There are many criteria for assessing how challenging the still-new legal cannabis business is: mounting losses or declining profits, businesses going belly-up, layoffs. But there’s at least one more: the increasing trend of cannabis companies expanding into noncannabis industries.
Diversification—a strategy where a business offers a variety of products—often makes sense and that’s especially true when a core business yields narrow profit margins, as cannabis generally does. The high costs often stem from high taxes and regulations that might be necessary, but are expensive to comply with and the continued federal illegality of weed. That’s why we often see merch like t-shirts, branded ballcaps, beer koozies and the like in local dispensaries.
Among the big, publicly traded cannabis companies, Tilray Brands is probably the best-known diversifier.
Recently, it has started to seem almost more of a beer company than a cannabis company. It is now the fifth-largest craft brewer in the United States, in fact, having purchased a clutch of breweries including storied brands like Redhook Ale, Sweetwater and Widmer Bros.
Tilray is also a pharmaceutical company—with most of its products being cannabis-based—a fashion marketer, a producer of hard liquor and a maker of energy drinks. It also grows cucumbers. But beer is where it’s putting most of its brand-expansion money, though for now it still makes most of its money from cannabis.
In August, Tilray shelled out $85 million to Anheuser-Busch InBev for eight craft brands. AB said it was unloading the brands in part because of shortfalls stemming from the idiotic “boycott” of Bud Light staged by the American right wing in response to AB running a one-time internet ad featuring a trans person.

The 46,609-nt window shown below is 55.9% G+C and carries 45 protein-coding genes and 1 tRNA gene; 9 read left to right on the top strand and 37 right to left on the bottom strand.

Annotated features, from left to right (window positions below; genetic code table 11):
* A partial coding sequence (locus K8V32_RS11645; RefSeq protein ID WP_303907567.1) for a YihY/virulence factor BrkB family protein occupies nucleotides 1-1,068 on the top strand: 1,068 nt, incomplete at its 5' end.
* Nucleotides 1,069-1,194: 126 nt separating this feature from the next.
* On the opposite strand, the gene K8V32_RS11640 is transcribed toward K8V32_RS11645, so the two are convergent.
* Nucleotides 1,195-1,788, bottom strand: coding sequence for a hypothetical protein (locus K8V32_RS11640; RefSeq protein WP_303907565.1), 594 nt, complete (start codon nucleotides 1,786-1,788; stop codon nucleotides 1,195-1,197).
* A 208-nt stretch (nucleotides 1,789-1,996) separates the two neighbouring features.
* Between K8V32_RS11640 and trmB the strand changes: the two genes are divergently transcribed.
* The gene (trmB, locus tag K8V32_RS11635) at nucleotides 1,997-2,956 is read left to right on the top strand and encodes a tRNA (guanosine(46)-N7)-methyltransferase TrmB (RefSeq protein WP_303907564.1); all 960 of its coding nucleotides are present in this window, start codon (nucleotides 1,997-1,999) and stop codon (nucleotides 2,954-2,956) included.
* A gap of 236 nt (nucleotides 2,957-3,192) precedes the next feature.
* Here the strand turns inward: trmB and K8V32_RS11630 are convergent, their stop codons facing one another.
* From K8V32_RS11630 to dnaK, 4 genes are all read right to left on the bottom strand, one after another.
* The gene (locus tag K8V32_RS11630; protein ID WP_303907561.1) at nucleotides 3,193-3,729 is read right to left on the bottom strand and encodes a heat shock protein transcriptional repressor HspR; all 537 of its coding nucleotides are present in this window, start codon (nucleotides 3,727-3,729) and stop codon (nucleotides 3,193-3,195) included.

Whether that’s a genuine reason for the sale can’t be known, but large brewers have been exiting the craft-beer market in recent years to concentrate on their core, watery, mass-market brews. It’s also difficult to know why Tilray is getting so heavily into craft beer, at least from listening to what its executives say about it. The company now bills itself as a “lifestyle consumer packaged goods company.”
Note that the word “cannabis” is entirely absent from that description. In a “town hall” meeting with the investment platform Public, in January, Tilray Finance Chief Carl Merton added the “cannabis” back in while describing the company as a “diversified cannabis lifestyle consumer packaged goods company…across adult-use and medical cannabis, beverage-alcohol, and wellness consumer products.”
During an August conference call with investors, Tilray CEO Irwin Simon explained the acquisitions this way: “Ultimately, upon legalization one day, is there the opportunity for adjacencies in the THC and CBD world, and having that distribution system, having those manufacturing facilities?”
Apparently, that was a rhetorical question. It seems far-fetched to believe that cannabis could be plugged into a beer-distribution system, but big corporations do love their “synergies,” even when they don’t really exist.
To some degree, at least, Simon might have been thinking mostly about regulatory compliance and is hoping that federal legalization will have weed governed similarly to alcohol, with producers, distributors and retail shops regulated separately. It’s possible it will go that way, but it’s also possible that it won’t. And even if it does, that doesn’t mean companies can just patch weed onto their booze-distribution systems. It seems much more likely that Tilray is just looking for ways to shore up its losses.
And to be fair, things have improved.
A couple of weeks ago, the company reported that its revenues were up 15% in its most recent quarter and while it still is reporting losses, those have narrowed.
Tilray is right that federal legalization will be key to its success, but assuming it happens, it will have little to do with its beer acquisitions or its other non-cannabis businesses. It will be because Tilray and all other cannabis players will be able to do business like anybody else, including transporting weed across state lines, writing expenses off their taxes like every other business does and getting services like banking and insurance without excessive amounts of hassle.
In the meantime, a lot of the pressure could be taken off the industry if states like California were to lower taxes and ease up on the more onerous regulations. For the moment, the chances of that seem as frustratingly remote as the chances that Congress will legalize weed.